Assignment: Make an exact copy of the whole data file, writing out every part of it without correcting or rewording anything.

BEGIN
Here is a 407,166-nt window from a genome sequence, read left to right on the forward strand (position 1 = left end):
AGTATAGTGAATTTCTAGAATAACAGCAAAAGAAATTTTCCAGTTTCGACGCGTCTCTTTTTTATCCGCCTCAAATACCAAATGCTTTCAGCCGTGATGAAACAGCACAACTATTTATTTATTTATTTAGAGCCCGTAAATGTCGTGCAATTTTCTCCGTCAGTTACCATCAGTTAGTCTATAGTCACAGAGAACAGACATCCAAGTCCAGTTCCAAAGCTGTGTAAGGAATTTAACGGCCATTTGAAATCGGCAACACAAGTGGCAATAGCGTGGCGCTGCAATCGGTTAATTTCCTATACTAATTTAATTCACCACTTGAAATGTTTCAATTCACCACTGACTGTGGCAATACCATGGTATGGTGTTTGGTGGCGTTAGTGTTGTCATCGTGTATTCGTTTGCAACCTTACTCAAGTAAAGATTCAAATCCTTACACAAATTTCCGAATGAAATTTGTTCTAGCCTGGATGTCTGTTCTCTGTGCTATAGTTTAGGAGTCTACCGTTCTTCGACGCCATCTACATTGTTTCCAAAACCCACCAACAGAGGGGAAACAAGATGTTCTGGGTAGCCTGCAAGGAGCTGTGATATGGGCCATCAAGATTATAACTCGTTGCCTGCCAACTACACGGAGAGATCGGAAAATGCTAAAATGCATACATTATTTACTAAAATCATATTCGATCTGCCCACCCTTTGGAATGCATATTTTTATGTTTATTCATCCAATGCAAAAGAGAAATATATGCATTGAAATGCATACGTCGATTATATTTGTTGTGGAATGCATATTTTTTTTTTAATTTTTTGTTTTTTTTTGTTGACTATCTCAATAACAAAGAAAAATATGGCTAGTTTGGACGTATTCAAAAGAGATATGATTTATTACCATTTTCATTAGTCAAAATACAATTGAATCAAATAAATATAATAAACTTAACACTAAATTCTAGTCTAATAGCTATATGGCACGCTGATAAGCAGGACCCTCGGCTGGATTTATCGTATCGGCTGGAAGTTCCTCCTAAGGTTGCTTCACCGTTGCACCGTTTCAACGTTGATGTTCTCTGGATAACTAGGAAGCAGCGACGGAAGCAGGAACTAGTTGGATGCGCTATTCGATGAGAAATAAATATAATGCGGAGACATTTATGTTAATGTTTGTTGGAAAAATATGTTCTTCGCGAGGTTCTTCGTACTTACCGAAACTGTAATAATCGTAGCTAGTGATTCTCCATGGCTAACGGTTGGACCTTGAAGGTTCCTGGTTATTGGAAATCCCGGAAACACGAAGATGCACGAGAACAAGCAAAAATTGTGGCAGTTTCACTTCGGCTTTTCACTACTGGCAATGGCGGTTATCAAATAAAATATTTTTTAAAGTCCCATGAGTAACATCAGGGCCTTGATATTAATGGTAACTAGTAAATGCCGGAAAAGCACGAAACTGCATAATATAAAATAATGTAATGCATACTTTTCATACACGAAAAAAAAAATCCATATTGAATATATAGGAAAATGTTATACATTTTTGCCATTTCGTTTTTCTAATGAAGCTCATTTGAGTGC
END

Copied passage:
Here is a 407,166-nt window from a genome sequence, read left to right on the forward strand (position 1 = left end):
AGTATAGTGAATTTCTAGAATAACAGCAAAAGAAATTTTCCAGTTTCGACGCGTCTCTTTTTTATCCGCCTCAAATACCAAATGCTTTCAGCCGTGATGAAACAGCACAACTATTTATTTATTTATTTAGAGCCCGTAAATGTCGTGCAATTTTCTCCGTCAGTTACCATCAGTTAGTCTATAGTCACAGAGAACAGACATCCAAGTCCAGTTCCAAAGCTGTGTAAGGAATTTAACGGCCATTTGAAATCGGCAACACAAGTGGCAATAGCGTGGCGCTGCAATCGGTTAATTTCCTATACTAATTTAATTCACCACTTGAAATGTTTCAATTCACCACTGACTGTGGCAATACCATGGTATGGTGTTTGGTGGCGTTAGTGTTGTCATCGTGTATTCGTTTGCAACCTTACTCAAGTAAAGATTCAAATCCTTACACAAATTTCCGAATGAAATTTGTTCTAGCCTGGATGTCTGTTCTCTGTGCTATAGTTTAGGAGTCTACCGTTCTTCGACGCCATCTACATTGTTTCCAAAACCCACCAACAGAGGGGAAACAAGATGTTCTGGGTAGCCTGCAAGGAGCTGTGATATGGGCCATCAAGATTATAACTCGTTGCCTGCCAACTACACGGAGAGATCGGAAAATGCTAAAATGCATACATTATTTACTAAAATCATATTCGATCTGCCCACCCTTTGGAATGCATATTTTTATGTTTATTCATCCAATGCAAAAGAGAAATATATGCATTGAAATGCATACGTCGATTATATTTGTTGTGGAATGCATATTTTTTTTTTAATTTTTTGTTTTTTTTTGTTGACTATCTCAATAACAAAGAAAAATATGGCTAGTTTGGACGTATTCAAAAGAGATATGATTTATTACCATTTTCATTAGTCAAAATACAATTGAATCAAATAAATATAATAAACTTAACACTAAATTCTAGTCTAATAGCTATATGGCACGCTGATAAGCAGGACCCTCGGCTGGATTTATCGTATCGGCTGGAAGTTCCTCCTAAGGTTGCTTCACCGTTGCACCGTTTCAACGTTGATGTTCTCTGGATAACTAGGAAGCAGCGACGGAAGCAGGAACTAGTTGGATGCGCTATTCGATGAGAAATAAATATAATGCGGAGACATTTATGTTAATGTTTGTTGGAAAAATATGTTCTTCGCGAGGTTCTTCGTACTTACCGAAACTGTAATAATCGTAGCTAGTGATTCTCCATGGCTAACGGTTGGACCTTGAAGGTTCCTGGTTATTGGAAATCCCGGAAACACGAAGATGCACGAGAACAAGCAAAAATTGTGGCAGTTTCACTTCGGCTTTTCACTACTGGCAATGGCGGTTATCAAATAAAATATTTTTTAAAGTCCCATGAGTAACATCAGGGCCTTGATATTAATGGTAACTAGTAAATGCCGGAAAAGCACGAAACTGCATAATATAAAATAATGTAATGCATACTTTTCATACACGAAAAAAAAAATCCATATTGAATATATAGGAAAATGTTATACATTTTTGCCATTTCGTTTTTCTAATGAAGCTCATTTGAGTGC